On July 20, 2016, following the failed coup d'état five days earlier, Turkish President Recep Tayip Erdoğan declared a state of emergency. It gave him extraordinary powers in cracking down on Turkish citizens suspected of having ties with the organization of Fethullah Gülen, who Erdoğan has accused of orchestrating the coup.
Gülen, 76, is a former Turkish imam living in exile in the United States since 1999. He created a kind of a shadow government in Turkey by planting his followers in the highest echelons of the Turkish military, judiciary, police, media, and institutes of education.
After the attempted coup, college professors have been hit especially hard, thanks to Gülen's popularity inside Turkish higher education. Turks were encouraged to report Gülen's followers to the government. Universities have been ordered to establish 7-8 member committees looking into anti-government activities of the faculty and administration.
The committees recommend termination if the accused satisfies any three of eight specific criteria. They include an account in the Gülen-linked Aysa Bank, placing children in Gülen-linked schools, participating in fund-raising events, and having the encryption application BYLOCK (allegedly used by the Gülen organization) on any of their electronic devices. The committee's recommendation goes to the university rector, who makes the final decision whether to fire the faculty member and whether to report the findings of the committee to the intelligence services.
During the last year, close to 5,000 academics and college administrators lost their jobs. Hundreds have been arrested and jailed, awaiting outcomes of lengthy investigations and trials. Those that have been expelled are prohibited from having government jobs and are in a desperate search for the source of income.
About 100 people have been purged from the University of Ankara alone under the leadership of rector Erkan İbiş, who was reappointed by Erdoğan two weeks after the attempted coup d'état. Thirty-one of the University of Ankara employees have been arrested. A number of university rectors refused to accept the duties of the inquisitors imposed on them by the government.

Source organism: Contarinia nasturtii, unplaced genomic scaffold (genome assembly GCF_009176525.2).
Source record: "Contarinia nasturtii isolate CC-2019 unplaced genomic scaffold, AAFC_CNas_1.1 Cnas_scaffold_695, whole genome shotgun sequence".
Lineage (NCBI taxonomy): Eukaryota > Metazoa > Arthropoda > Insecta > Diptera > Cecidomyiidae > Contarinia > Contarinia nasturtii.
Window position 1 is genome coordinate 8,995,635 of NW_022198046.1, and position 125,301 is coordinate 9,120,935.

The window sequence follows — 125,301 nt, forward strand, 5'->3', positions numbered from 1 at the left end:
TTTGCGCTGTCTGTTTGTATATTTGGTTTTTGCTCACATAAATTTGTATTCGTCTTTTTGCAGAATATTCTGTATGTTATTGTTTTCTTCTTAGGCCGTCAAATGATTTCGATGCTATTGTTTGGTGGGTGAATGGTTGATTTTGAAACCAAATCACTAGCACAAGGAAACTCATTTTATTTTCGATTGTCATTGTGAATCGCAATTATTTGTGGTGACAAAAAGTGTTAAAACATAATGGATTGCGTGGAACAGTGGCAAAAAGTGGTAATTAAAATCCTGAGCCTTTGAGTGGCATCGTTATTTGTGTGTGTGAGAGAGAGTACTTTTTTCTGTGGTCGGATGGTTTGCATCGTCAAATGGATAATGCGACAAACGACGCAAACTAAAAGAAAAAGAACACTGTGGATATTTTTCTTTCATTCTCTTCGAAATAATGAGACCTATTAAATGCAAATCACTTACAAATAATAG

Internationally-renown Turkish physicist Nihat Berker, who spent 25 years at the Massachusetts Institute of Technology before returning to Turkey, chose to step down from his position of rector of Sabanci University in Istanbul rather than to comply with the government request.
Rector of the Middle Eastern Technical University in Ankara, Mustafa Verşan Kök, has informed the Council of Higher Education that he will not be presiding over investigations of METU professors. He requested that all investigative activities be delegated to the police and intelligence services.
Erdoğan has repeatedly hinted towards the American hand in the attempted coup d'état. Among academics imprisoned in Turkey is a U.S. citizen, NASA scientist, Serkan Gölge, age 37. In July 2016, he was on a family visit in the Hatay province when neighbors of the relatives reported him to the police.
The first court hearing took place on April 17, 2017. Gölge was accused of membership in Gülen's organization. He denied all charges. Two other hearings in May and July ended up in a similar fashion.
While in prison, Gölge developed kidney stones and was hospitalized for three days. A request by his attorney to release him on bail was denied by the judge. According to the attorney, the interrogators repeatedly asked Gölge whether he would be willing to return to the U.S. as a spy for Turkey in exchange for freedom.
So far the Trump administration has been silent about the egregious violations of human rights of Turkish citizens by Erdoğan's government.
Secretary of State Rex Tillerson, on his recent visit to Turkey, praised the Turkish people for defending democracy against an attempted military coup — regrettably, Tillerson failed to criticize Turkish government for the witch hunt that followed.
Eugene M. Chudnovsky is a contributor to the Washington Examiner's Beltway Confidential blog. He is a distinguished professor of Physics at the City University of New York and co-chair of the Committee of Concerned Scientists.
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